Yes.. this it a little bit of a read in this post… but the place we visited posed some interesting cultural questions which needs a few more words than my usual.
Unlike Antarctica, here in Greenland the land is dusted with the remains of previous cultures. Much of this history is yet to be determined and understood though; and at best – scholarly endeavors are perhaps a considered guess.
Hadleigh – our tour operator, is fascinated by the archaeology and history of this area, and tried to generate interest with the government of Denmark to investigate further the remains of previous cultures which scatter the landscape. Hadleigh was not successful though, and the stories of those who once lived in this extreme environment may perhaps melt into the rocky ground over time.
There are still however some traces of Inuit culture threaded into modern life in towns in Greenland. We visited a small community called Ittorqqortoormiit.
Ittoqqortoormiit is located on Liverpool Land near the mouth of the northern shore of the Kangertittivaq fjord in Scoresby Sund.
On the afternoon prior to our visit we watched a video on the life of those living in Greenland communities in 2013. I wished I hadn’t viewed it actually. It painted a very gloomy scenario of the current situation within these communities, and I suspect sculpted for me a preconception of the town we were to visit.
How does one survive totally from the land in a traditional way – from the earth and sea in accordance with the seasons; in our modern world today? How does one eat traditional food of whale, seal and Polar bear when there are quotas – and yet now hunting with rifles, motor boats and quad bikes replace traditional methods? How does one pay for mobile phones; Internet connection and television; when there are few job opportunities to earn money in these small communities?
The movie we viewed was a documentary which showed how the closing of small unsustainable fish factories has forced the abandonment of many communities and the only way in which these people who live here can stay in the place in which they were born and have a connection with the earth – is to develop tourism; to create their community into a fishbowl…. where interested voyeurs provide currency for food, alcohol, mobile phones, shelter, vehicles and the ability to remain in the land in which they were born.
An advertisement was placed in each community paying people to perform certain tasks of ‘their choice’. People were paid to perform certain cultural activities for tourists; dressing up in ‘national clothing’; feeding working dogs; providing muskox meat to taste; perform knitting demonstrations. Tour companies paid a certain amount to the community to ‘entertain the tourists’ and this money was distributed according to the tasks the members of the community performed.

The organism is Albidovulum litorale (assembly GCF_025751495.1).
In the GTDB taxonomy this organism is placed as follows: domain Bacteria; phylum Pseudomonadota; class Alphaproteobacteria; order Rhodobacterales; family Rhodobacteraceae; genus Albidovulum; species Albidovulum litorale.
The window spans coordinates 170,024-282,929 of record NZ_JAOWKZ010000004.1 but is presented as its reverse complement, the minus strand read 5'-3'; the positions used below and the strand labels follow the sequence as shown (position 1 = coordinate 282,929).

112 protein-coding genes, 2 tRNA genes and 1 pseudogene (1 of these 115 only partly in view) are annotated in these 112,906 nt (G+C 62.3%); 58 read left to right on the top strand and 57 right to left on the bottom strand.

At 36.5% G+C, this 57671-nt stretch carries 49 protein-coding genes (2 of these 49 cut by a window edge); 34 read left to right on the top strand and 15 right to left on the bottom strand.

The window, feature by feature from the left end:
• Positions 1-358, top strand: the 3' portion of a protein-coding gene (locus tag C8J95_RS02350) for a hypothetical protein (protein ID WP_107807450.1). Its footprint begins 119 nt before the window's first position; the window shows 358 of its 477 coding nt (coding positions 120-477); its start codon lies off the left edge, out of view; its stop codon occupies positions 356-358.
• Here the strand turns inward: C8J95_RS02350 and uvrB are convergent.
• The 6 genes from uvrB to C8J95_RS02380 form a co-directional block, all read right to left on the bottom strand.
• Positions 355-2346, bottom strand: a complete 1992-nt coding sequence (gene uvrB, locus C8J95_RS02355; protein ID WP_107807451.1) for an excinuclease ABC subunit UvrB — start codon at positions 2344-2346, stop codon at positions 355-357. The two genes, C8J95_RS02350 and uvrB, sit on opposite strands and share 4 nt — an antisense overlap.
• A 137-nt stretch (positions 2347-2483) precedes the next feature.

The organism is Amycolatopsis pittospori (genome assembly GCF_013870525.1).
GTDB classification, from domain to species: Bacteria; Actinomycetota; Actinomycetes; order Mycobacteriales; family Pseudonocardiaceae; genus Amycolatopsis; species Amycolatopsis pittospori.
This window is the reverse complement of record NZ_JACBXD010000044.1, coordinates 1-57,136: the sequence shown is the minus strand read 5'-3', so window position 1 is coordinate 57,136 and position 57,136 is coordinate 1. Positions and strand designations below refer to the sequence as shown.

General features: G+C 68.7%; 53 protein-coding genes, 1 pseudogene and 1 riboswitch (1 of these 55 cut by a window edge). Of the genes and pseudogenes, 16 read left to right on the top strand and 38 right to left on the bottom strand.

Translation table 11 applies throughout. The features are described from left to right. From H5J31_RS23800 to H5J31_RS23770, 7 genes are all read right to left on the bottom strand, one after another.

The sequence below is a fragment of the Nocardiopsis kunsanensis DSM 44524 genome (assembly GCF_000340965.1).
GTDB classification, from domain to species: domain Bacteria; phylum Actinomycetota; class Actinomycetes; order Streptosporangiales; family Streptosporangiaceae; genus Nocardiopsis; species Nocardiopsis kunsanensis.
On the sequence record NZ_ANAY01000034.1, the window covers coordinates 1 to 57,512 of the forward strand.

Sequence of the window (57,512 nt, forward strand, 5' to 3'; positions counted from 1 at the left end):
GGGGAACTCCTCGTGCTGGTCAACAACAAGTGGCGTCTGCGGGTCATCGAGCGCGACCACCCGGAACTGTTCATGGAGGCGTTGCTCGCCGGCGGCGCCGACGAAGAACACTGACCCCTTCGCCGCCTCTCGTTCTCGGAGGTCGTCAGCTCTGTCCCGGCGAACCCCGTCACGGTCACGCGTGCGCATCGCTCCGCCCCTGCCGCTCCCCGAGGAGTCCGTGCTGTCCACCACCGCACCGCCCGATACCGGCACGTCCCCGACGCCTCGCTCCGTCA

We were greeted by 3 primary school children; who with their smiles, handed out maps of their town. Only one of the girls spoke English. She studied in Denmark for 2 years. She was the confident one of our greeting party.
I was a reluctant participant in this entertainment. I felt uncomfortable being in a group of voyeurs whose numbers equated to 25% of the community’s population. I have visited many countries and viewed their culture – but never like this. The dilution factor of tourist to endemic population seemed disproportionate. I felt uneasy.
We were given a photographic task ; which was to tell a story in 5-7 images of our experience in Ittorqqortoormiit. I struggled. I didn’t want to reinforce what I saw the previous day on the video…but somehow what was documented seemed accurate.
I wanted to shift my perspective – but I found it really challenging; and I found myself watching all the other members of my own tribe… the ones in yellow parkas awkwardly meandering across the sloping hill ….with their own cameras documenting their own stories – so I photographed that…as well as a general overview of the residences to illustrate the general scene.
I wished I had with me some photographs of our children on my iPhone. I found that communicating through gesture with other women about family and children was the common thread which opened some form of communion. I started a conversation by gesturing babies; and pride gleamed from the women’s faces about the number of children they had – and quickly a family album held in a folder on a mobile phone was enthusiastically shared. We as mothers held each other in a surprising type of kinship, and speaking about our children seemed to be a universal language.
I enjoyed the museum at Ittorqqortoormiit immensely. After carefully climbing a wooden ladder with well-worn rungs into a loft; I was intrigued by some black and white photographs – some printed using a photocopier; many of which were pinned or taped to the walls. It was a fascinating documentary of the life of a peoples who were living from the land and yet the influence of Christianity was for me uncomfortably evident.
Hunting was clearly evident to be a culturally significant event and raised some questions for me. There was once a time where every part of an animal killed on a hunt was used to eat; for clothing or shelter; and shared within the community… and in the same manner today the bones, teeth or skin from whale, narwhal, walrus are used in jewellery, gloves and accessories sold in the two stores in the town; but are prohibited from being brought into other countries – to preserve the populations of endangered animals. Therefore there is now little ability to use all of the resource from an animal killed within quota. Just one of the complicated dilemmas in this dichotomy between subsistence living and merging into a modern world.
I have included in this post a small gallery some photographs from Ittorqqortoormiit. Click here to view the gallery.